How AI can help the financial sector move towards climate solutions

Climate change threatens the stability of the global economy, but the financial sector remains far behind on the climate progress needed to mitigate it. To accelerate the scale of this progress, the industry must take full advantage of the power of technological developments such as artificial intelligence, said Andrew Zolli, director of impact at Planet Labs, at the annual GreenFin conference. 22 from GreenBiz on climate finance last week in New York City.

In a talk on “Data and AI in the Age of Radical Transparency,” Zolli spoke about how satellite data collection and AI-powered data analytics are advancing: Hundreds of Satellites “the size of a loaf of bread” in space collect data from all corners of the planet.

“We collectively imagine the entire surface of the Earth every day at about 3 meters per pixel,” Zolli said. “We don’t read your newspaper. We don’t spy on you. We don’t care.

“What interests us is change – because it allows us to see every field, every forest, every facility, everywhere, every day. When you mine – using machine learning and machine vision tools computer – these essential patterns, you can see all kinds of things on earth.”

This high-resolution, high-quality data can enable global financial markets to finally factor in short- and long-term climate risks and opportunities, from capturing the intrinsic value of the services nature provides to identifying bad actors to avoid working with in determining the climate resilience of investment decisions.

How AI can help financial institutions measure the value of nature

Zolli pointed to a shortcoming in the way the financial industry currently does business: it fails to properly value ecosystems before various parts of them are turned into assets.

“There have been fundamental precepts in global capitalism in global capital markets,” he said. “One of the most basic is that nature is superabundant, self-replenishing, and free.”

“It leads to a strange situation where today you have an organization like Amazon, which is measured in thousandths of a penny, a billion times, and the actual Amazon for which it is named has no intrinsic economic value, until the trees are cut down and the forests are cleared and they are turned into productive assets.”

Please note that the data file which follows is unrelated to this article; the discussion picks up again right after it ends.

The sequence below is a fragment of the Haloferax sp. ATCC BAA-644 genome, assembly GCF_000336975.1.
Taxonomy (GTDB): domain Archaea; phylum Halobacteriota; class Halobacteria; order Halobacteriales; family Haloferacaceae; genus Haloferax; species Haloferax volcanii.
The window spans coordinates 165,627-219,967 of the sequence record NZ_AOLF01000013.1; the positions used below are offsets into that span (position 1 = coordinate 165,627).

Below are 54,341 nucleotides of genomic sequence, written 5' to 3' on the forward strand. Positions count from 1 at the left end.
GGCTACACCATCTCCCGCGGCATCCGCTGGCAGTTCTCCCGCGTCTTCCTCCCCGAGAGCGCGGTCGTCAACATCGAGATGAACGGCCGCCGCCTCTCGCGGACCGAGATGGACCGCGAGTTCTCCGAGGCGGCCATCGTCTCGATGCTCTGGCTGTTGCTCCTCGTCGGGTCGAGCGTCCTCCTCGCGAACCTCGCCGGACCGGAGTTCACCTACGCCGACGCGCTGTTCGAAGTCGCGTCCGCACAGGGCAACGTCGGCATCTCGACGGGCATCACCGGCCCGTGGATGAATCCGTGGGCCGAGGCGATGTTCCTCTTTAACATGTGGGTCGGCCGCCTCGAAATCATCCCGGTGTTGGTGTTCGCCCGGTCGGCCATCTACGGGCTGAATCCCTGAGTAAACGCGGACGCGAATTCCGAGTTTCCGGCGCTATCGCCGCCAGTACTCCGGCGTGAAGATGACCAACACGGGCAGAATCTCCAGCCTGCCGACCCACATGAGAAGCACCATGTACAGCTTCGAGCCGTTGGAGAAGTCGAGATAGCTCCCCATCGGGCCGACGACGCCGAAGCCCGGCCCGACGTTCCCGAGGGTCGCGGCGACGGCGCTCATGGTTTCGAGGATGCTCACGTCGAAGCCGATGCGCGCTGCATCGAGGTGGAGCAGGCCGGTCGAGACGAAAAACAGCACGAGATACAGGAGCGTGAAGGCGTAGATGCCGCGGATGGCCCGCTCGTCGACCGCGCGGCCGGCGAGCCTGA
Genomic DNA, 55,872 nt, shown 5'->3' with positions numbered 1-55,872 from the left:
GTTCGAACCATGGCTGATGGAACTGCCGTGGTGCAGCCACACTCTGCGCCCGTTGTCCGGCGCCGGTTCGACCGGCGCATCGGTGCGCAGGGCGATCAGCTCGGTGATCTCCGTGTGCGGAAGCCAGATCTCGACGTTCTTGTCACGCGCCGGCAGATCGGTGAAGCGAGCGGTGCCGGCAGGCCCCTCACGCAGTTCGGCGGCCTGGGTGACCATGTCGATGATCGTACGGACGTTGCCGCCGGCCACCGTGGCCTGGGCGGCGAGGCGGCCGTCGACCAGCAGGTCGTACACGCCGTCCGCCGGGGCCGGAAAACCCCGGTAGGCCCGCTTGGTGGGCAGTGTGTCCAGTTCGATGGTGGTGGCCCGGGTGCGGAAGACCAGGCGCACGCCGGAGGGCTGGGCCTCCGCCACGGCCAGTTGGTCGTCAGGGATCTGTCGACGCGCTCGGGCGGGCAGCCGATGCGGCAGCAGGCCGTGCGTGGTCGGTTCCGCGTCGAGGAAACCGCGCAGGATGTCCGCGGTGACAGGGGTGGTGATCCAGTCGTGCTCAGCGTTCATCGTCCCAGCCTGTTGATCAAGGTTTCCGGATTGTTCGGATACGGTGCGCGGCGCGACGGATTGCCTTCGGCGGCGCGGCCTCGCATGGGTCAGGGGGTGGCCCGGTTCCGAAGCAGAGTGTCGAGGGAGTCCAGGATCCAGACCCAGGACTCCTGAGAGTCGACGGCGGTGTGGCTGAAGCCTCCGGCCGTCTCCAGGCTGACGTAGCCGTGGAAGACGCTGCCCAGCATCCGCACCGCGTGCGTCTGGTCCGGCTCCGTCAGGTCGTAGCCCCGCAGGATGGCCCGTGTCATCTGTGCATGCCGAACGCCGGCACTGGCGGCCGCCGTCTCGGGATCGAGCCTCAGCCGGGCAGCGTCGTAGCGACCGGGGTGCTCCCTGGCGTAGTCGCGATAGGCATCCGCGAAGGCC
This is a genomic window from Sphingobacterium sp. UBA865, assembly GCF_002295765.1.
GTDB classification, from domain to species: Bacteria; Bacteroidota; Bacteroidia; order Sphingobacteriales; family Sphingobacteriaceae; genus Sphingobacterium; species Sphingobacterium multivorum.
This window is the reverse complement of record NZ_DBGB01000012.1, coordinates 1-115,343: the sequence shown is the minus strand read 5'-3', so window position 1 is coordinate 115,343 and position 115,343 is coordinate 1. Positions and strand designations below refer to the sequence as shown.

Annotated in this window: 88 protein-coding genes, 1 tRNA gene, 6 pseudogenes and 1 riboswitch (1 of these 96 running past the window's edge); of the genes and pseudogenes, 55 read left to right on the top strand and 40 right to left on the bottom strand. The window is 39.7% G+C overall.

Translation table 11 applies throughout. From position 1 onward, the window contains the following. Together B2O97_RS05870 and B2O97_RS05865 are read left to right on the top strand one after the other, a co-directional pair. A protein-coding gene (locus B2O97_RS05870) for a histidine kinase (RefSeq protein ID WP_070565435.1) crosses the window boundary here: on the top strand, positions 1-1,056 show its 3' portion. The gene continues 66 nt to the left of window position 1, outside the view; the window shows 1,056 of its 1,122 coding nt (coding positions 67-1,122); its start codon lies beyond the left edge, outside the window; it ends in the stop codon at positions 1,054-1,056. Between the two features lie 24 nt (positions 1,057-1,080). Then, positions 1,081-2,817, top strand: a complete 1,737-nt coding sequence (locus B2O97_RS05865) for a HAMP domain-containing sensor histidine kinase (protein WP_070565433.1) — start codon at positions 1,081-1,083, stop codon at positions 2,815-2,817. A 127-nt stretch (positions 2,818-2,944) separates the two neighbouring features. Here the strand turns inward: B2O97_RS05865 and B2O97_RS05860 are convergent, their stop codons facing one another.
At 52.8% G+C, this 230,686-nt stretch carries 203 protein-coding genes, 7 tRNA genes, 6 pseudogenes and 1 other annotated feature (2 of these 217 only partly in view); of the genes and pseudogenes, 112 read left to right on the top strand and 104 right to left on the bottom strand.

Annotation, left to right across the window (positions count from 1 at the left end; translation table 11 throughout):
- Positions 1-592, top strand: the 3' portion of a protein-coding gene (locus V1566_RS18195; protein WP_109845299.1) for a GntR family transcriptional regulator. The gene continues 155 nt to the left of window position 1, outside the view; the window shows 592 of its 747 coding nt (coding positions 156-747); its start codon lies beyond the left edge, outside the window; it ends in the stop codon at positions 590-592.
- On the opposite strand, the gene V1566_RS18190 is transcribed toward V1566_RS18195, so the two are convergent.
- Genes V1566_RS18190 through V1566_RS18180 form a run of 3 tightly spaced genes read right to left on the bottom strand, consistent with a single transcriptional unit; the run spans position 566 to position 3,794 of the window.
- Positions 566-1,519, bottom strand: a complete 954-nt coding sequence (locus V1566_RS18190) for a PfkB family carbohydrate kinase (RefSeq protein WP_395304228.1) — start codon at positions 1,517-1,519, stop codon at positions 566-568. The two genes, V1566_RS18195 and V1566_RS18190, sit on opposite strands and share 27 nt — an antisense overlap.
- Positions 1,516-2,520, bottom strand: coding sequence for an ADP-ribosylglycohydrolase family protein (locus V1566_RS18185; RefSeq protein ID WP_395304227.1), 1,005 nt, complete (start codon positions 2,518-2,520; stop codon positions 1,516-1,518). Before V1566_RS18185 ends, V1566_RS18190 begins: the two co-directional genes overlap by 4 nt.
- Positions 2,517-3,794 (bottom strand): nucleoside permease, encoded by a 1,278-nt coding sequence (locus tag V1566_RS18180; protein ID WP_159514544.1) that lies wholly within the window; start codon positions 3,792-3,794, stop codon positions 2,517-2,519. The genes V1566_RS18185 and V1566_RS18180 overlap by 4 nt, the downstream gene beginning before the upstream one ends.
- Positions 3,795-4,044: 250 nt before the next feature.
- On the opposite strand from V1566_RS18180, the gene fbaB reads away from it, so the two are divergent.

Today you have an organization like Amazon, which is measured in thousandths of a penny, a billion times, and the Amazon that gives it its name has no intrinsic economic value.

Technology from organizations such as Planet could help solve this problem. Using satellite imagery, they can map the full scale of natural capital not just in the Amazon but around the world.

Zolli explained that they can extract data from “what we call essential planetary variables: where is all the water, carbon, biodiversity, biomass, agriculture, roads, buildings, bridges? – all of this “.

Tools that measure these variables can then be integrated into the financial system in such a way as to become “‘widely shared sources of truth across the industry,'” he added.

How to incorporate these values ​​into financial business decisions

This powerful data enables several types of decisions for financial institutions. Planet can, for example, trace the detection of methane emissions down to the level of the individual facility from which they originate in real time. Much of this information is public.

“We can look down and say, ‘It’s that cattle processing plant,’ ‘It’s that landfill,’ ‘It’s that oil and gas facility’ with precision,” Zolli said.

Investors – and everyone else – know how much methane emissions come from their investments. If that number exceeds an emissions target or exceeds a net-zero goal, that investor might have to sell the asset or pressure the manager of that facility to reduce emissions. Moreover, since this information is public, policy makers and regulators have access to it, which creates risks of legal liability in the event of an emission.

“If we can make detecting these emissions incredibly cheap, we can make ignoring them incredibly expensive,” Zolli said.

Additionally, being able to measure which forests or facilities are doing a good job of sequestering or conserving greenhouse gases can encourage more investment in them. A bank may choose to offer more financing to a company with a lower carbon footprint due to the lower risk of legal liability and better public perception.

Using AI to put climate change in balance sheets

Zolli hopes that bringing together two of the world’s most powerful industries, technology and finance, to advance the fight against climate change could create a paradigm shift. Building unprecedented transparency in global financial markets has major potential for both sectors – and how they approach climate action.

“Now is the time for technology and finance – the two main drivers of the system – to step in and deliver this kind of work,” Zolli said. “We have bigger problems than we ever imagined before, but we also have better tools that we really understand, and this is just one of them, among many others. “

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